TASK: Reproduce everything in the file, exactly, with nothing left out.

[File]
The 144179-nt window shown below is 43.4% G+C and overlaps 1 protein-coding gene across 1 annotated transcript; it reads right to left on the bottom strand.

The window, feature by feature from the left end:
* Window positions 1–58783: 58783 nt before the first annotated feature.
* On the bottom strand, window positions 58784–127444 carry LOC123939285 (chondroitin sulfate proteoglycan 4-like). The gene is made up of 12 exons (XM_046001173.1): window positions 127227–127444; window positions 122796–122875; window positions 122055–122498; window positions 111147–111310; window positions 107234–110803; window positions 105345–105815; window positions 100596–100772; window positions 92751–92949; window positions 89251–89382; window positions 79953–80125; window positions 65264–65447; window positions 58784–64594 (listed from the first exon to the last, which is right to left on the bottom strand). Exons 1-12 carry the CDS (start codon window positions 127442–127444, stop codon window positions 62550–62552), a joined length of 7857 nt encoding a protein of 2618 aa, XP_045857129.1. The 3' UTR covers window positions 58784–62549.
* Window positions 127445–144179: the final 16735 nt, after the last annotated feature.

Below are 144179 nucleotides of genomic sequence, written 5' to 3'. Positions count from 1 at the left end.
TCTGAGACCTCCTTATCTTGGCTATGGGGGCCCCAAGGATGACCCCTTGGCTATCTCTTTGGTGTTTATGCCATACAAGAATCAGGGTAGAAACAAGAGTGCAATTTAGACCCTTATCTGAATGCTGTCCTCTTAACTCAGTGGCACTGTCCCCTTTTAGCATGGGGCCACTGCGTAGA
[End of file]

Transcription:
The 144179-nt window shown below is 43.4% G+C and overlaps 1 protein-coding gene across 1 annotated transcript; it reads right to left on the bottom strand.

The window, feature by feature from the left end:
* Window positions 1–58783: 58783 nt before the first annotated feature.
* On the bottom strand, window positions 58784–127444 carry LOC123939285 (chondroitin sulfate proteoglycan 4-like). The gene is made up of 12 exons (XM_046001173.1): window positions 127227–127444; window positions 122796–122875; window positions 122055–122498; window positions 111147–111310; window positions 107234–110803; window positions 105345–105815; window positions 100596–100772; window positions 92751–92949; window positions 89251–89382; window positions 79953–80125; window positions 65264–65447; window positions 58784–64594 (listed from the first exon to the last, which is right to left on the bottom strand). Exons 1-12 carry the CDS (start codon window positions 127442–127444, stop codon window positions 62550–62552), a joined length of 7857 nt encoding a protein of 2618 aa, XP_045857129.1. The 3' UTR covers window positions 58784–62549.
* Window positions 127445–144179: the final 16735 nt, after the last annotated feature.

Below are 144179 nucleotides of genomic sequence, written 5' to 3'. Positions count from 1 at the left end.
TCTGAGACCTCCTTATCTTGGCTATGGGGGCCCCAAGGATGACCCCTTGGCTATCTCTTTGGTGTTTATGCCATACAAGAATCAGGGTAGAAACAAGAGTGCAATTTAGACCCTTATCTGAATGCTGTCCTCTTAACTCAGTGGCACTGTCCCCTTTTAGCATGGGGCCACTGCGTAGA